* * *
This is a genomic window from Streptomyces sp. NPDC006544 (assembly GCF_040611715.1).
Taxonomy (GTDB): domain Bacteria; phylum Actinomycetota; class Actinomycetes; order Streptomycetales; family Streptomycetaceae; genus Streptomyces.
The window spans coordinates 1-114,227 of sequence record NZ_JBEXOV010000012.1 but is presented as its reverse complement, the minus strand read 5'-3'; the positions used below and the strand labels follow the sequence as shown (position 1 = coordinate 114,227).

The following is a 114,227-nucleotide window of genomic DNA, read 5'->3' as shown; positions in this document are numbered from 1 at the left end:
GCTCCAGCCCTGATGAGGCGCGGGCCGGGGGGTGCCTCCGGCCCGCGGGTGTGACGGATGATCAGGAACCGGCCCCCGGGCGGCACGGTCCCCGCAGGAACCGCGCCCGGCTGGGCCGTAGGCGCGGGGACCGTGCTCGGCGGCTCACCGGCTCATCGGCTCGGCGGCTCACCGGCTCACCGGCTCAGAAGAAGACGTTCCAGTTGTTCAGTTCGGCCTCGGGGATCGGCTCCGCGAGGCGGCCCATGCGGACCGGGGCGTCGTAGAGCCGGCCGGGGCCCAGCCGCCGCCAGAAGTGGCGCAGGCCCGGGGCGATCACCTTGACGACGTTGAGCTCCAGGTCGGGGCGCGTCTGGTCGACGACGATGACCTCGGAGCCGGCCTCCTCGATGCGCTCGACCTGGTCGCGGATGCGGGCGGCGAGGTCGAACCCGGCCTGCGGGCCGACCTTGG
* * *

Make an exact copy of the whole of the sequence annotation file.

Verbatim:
This is a genomic window from Streptomyces sp. NPDC006544 (assembly GCF_040611715.1).
Taxonomy (GTDB): domain Bacteria; phylum Actinomycetota; class Actinomycetes; order Streptomycetales; family Streptomycetaceae; genus Streptomyces.
The window spans coordinates 1-114,227 of sequence record NZ_JBEXOV010000012.1 but is presented as its reverse complement, the minus strand read 5'-3'; the positions used below and the strand labels follow the sequence as shown (position 1 = coordinate 114,227).

The following is a 114,227-nucleotide window of genomic DNA, read 5'->3' as shown; positions in this document are numbered from 1 at the left end:
GCTCCAGCCCTGATGAGGCGCGGGCCGGGGGGTGCCTCCGGCCCGCGGGTGTGACGGATGATCAGGAACCGGCCCCCGGGCGGCACGGTCCCCGCAGGAACCGCGCCCGGCTGGGCCGTAGGCGCGGGGACCGTGCTCGGCGGCTCACCGGCTCATCGGCTCGGCGGCTCACCGGCTCACCGGCTCAGAAGAAGACGTTCCAGTTGTTCAGTTCGGCCTCGGGGATCGGCTCCGCGAGGCGGCCCATGCGGACCGGGGCGTCGTAGAGCCGGCCGGGGCCCAGCCGCCGCCAGAAGTGGCGCAGGCCCGGGGCGATCACCTTGACGACGTTGAGCTCCAGGTCGGGGCGCGTCTGGTCGACGACGATGACCTCGGAGCCGGCCTCCTCGATGCGCTCGACCTGGTCGCGGATGCGGGCGGCGAGGTCGAACCCGGCCTGCGGGCCGACCTTGG